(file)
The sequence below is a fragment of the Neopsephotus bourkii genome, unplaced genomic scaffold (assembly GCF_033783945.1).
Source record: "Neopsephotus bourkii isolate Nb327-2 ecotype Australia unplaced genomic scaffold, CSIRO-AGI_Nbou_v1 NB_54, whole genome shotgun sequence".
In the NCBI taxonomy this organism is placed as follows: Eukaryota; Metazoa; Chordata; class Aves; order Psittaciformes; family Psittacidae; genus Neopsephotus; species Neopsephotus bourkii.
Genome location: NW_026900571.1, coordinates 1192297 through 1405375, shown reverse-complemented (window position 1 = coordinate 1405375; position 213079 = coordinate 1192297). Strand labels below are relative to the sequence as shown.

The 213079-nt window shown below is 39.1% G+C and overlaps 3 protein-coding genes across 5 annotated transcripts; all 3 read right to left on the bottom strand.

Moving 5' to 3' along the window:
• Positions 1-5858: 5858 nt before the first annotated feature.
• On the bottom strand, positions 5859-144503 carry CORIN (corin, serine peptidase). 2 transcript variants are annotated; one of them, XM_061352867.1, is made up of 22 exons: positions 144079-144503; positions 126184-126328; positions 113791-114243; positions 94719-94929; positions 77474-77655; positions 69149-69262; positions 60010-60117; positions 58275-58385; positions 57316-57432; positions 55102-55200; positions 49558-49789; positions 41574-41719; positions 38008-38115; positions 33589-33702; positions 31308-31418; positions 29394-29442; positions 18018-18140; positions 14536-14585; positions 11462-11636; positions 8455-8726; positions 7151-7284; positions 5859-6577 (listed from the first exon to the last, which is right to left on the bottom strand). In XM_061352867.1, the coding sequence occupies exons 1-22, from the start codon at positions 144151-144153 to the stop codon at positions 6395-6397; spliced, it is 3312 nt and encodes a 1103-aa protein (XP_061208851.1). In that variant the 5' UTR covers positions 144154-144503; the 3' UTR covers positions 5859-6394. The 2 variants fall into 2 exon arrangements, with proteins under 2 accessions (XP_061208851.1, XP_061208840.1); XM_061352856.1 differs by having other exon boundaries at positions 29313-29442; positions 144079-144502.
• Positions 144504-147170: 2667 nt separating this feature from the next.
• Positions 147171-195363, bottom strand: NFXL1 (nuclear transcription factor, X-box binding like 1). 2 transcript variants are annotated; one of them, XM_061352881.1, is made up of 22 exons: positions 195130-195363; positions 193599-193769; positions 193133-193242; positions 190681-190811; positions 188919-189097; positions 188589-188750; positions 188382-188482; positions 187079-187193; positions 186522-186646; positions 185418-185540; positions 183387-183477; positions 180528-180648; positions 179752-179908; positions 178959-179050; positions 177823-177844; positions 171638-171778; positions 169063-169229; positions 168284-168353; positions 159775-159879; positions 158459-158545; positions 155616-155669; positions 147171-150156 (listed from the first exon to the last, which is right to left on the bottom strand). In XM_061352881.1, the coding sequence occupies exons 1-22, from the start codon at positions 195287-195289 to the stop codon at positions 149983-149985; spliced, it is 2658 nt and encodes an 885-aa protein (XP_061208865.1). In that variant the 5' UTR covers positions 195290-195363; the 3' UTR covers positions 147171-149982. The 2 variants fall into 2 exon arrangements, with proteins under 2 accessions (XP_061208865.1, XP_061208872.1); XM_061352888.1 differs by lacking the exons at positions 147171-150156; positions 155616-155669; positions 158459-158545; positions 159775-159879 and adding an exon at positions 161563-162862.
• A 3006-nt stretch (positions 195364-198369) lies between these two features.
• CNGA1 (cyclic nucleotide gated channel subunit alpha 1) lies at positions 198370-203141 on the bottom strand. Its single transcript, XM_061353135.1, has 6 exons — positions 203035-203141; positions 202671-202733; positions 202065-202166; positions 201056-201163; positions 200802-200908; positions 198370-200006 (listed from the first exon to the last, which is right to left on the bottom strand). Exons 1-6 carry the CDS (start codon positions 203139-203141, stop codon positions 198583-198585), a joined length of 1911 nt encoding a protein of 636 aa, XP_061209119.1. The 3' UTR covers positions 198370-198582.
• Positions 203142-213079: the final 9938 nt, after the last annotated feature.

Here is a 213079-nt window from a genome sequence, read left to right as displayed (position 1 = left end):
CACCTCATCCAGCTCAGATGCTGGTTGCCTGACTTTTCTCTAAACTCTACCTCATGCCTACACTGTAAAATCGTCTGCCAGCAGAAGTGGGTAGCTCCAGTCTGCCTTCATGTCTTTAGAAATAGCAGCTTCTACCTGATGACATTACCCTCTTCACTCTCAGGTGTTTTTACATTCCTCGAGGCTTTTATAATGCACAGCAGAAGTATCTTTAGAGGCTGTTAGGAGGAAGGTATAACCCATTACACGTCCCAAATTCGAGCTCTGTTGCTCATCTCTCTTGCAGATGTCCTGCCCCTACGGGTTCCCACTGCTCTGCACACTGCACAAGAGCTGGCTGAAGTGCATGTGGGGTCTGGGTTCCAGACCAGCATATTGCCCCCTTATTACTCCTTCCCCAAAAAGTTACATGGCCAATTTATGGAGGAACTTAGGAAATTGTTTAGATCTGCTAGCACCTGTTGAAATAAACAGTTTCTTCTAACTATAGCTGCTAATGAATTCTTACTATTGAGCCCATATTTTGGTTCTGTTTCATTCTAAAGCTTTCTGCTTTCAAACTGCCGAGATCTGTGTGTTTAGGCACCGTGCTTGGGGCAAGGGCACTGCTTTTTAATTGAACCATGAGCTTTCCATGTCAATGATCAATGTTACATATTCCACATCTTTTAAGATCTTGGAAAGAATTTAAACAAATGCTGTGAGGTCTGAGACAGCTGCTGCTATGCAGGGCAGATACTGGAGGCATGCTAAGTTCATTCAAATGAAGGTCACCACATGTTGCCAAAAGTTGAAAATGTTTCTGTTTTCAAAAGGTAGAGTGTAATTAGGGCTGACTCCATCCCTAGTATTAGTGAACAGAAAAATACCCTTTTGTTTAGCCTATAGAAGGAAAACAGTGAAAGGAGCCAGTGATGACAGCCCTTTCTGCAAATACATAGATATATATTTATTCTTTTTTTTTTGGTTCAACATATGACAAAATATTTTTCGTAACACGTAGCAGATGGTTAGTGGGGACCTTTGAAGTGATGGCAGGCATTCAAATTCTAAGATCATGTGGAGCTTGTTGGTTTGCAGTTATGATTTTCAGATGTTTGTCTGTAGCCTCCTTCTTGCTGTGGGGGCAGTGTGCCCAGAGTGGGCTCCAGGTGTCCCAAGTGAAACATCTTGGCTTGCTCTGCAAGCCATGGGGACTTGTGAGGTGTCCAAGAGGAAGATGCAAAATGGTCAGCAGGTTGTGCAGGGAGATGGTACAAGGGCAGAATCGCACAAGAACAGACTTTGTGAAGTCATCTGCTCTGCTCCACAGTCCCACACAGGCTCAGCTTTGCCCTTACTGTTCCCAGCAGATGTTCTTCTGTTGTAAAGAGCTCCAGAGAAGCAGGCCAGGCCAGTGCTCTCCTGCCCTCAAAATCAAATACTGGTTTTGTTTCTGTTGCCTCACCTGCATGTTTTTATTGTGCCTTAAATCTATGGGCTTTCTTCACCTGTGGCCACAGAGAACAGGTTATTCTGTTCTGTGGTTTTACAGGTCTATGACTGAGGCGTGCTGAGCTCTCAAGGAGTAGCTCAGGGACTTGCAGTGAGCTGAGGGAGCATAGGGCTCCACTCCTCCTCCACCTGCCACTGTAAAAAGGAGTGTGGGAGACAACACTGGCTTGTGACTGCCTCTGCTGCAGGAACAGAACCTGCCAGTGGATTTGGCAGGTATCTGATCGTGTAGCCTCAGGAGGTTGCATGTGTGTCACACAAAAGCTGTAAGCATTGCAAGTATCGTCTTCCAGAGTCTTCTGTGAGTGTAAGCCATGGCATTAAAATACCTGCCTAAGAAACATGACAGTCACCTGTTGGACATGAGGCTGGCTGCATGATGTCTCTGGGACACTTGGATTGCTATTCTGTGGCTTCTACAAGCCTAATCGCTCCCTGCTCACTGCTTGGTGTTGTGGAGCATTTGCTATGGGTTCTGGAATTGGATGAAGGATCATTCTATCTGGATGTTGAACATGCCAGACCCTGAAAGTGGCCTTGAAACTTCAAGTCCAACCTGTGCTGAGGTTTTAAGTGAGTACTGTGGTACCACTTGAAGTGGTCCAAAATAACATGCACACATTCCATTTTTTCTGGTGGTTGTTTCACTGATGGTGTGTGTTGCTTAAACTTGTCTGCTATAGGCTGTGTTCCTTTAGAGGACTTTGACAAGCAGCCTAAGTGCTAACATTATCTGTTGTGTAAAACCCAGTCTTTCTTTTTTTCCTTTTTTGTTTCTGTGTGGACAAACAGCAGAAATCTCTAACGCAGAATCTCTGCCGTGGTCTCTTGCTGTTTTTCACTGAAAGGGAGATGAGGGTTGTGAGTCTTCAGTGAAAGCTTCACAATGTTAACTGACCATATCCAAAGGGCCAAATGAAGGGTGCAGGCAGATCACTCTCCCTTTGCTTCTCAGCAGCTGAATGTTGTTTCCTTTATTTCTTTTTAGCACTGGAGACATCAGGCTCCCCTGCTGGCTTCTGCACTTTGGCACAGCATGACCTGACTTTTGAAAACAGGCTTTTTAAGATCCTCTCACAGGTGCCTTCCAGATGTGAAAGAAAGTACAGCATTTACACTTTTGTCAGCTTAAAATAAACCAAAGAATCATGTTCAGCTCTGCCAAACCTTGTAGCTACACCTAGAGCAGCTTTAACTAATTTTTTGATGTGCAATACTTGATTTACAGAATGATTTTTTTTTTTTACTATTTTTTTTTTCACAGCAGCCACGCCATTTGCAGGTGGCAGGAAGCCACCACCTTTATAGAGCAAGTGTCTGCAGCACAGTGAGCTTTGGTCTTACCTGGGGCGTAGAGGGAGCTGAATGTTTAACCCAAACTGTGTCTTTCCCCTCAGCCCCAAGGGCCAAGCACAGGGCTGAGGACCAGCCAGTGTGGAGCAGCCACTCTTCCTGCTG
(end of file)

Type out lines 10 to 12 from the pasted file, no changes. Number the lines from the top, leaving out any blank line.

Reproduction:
• Positions 147171-195363, bottom strand: NFXL1 (nuclear transcription factor, X-box binding like 1). 2 transcript variants are annotated; one of them, XM_061352881.1, is made up of 22 exons: positions 195130-195363; positions 193599-193769; positions 193133-193242; positions 190681-190811; positions 188919-189097; positions 188589-188750; positions 188382-188482; positions 187079-187193; positions 186522-186646; positions 185418-185540; positions 183387-183477; positions 180528-180648; positions 179752-179908; positions 178959-179050; positions 177823-177844; positions 171638-171778; positions 169063-169229; positions 168284-168353; positions 159775-159879; positions 158459-158545; positions 155616-155669; positions 147171-150156 (listed from the first exon to the last, which is right to left on the bottom strand). In XM_061352881.1, the coding sequence occupies exons 1-22, from the start codon at positions 195287-195289 to the stop codon at positions 149983-149985; spliced, it is 2658 nt and encodes an 885-aa protein (XP_061208865.1). In that variant the 5' UTR covers positions 195290-195363; the 3' UTR covers positions 147171-149982. The 2 variants fall into 2 exon arrangements, with proteins under 2 accessions (XP_061208865.1, XP_061208872.1); XM_061352888.1 differs by lacking the exons at positions 147171-150156; positions 155616-155669; positions 158459-158545; positions 159775-159879 and adding an exon at positions 161563-162862.
• A 3006-nt stretch (positions 195364-198369) lies between these two features.
• CNGA1 (cyclic nucleotide gated channel subunit alpha 1) lies at positions 198370-203141 on the bottom strand. Its single transcript, XM_061353135.1, has 6 exons — positions 203035-203141; positions 202671-202733; positions 202065-202166; positions 201056-201163; positions 200802-200908; positions 198370-200006 (listed from the first exon to the last, which is right to left on the bottom strand). Exons 1-6 carry the CDS (start codon positions 203139-203141, stop codon positions 198583-198585), a joined length of 1911 nt encoding a protein of 636 aa, XP_061209119.1. The 3' UTR covers positions 198370-198582.